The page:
Further, the Commission directed regulated utilities with more than 100,000 customers to, by July 1, 2023, support third party access to aggregated and anonymized data at minimum standards adopted in today’s order and file documentation detailing how aggregated and anonymized data has been made available to third parties.

The Commission strongly encouraged regulated utilities to adopt the nationally recognized industry standard Green Button energy sharing platforms, including Green Button Download My Data and Green Button Connect, and seek certification for standards compliance through the Green Button Alliance.

The Commission directed regulated utilities to file by June 1, 2023, disclosure reports that outline personal data they collect and store and the primary purpose for that data, as well as outlining personal information shared with contractors, agents, and unregulated affiliates (without customer consent) and any customer safeguards associated with this sharing. Transparency about how this data collection and sharing is necessary to assess the reasonableness of utilities’ internal data sharing policies and the existent safeguards to protect this data.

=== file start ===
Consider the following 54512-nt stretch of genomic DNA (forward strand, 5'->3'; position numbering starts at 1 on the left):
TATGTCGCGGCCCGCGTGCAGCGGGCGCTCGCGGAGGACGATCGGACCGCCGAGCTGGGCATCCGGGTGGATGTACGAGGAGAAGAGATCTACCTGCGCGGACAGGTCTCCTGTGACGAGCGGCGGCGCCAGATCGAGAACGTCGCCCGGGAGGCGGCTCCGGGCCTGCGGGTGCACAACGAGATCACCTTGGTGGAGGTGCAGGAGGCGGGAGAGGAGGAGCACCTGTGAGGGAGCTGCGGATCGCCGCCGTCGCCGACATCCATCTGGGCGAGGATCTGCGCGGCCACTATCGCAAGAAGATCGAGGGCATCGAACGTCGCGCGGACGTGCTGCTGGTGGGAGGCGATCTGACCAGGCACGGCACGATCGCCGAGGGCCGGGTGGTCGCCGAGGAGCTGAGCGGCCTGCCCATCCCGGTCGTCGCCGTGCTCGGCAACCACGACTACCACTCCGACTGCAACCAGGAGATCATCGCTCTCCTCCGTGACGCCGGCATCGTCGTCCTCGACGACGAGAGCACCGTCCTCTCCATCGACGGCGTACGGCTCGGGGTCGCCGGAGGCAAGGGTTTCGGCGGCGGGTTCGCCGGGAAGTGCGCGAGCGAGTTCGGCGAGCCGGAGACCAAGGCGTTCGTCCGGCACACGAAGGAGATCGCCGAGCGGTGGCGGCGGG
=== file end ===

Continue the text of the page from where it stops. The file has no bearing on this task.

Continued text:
To further support customer engagement, the Commission also directed MPSC staff to explore development of a utility program portal, to be hosted on the Commission’s website, providing easy access on utility programs and offerings, pursue a greater social media presence, and develop and issue a survey community organizations and customer advocates by Dec. 30, 2022, to gain additional information from customers related to customer outreach.

MPSC Staff also was directed to explore opportunities to hold additional energy assistance fairs and listening sessions and other customer outreach events for customer insight and feedback. The Commission’s work in this regard is already underway, with the MPSC having launched a Facebook page in June and holding an ongoing series of energy fairs and listening sessions in April and May in Benton Harbor and Gaylord, respectively, and additional sessions planned for the Upper Peninsula and other parts of the state.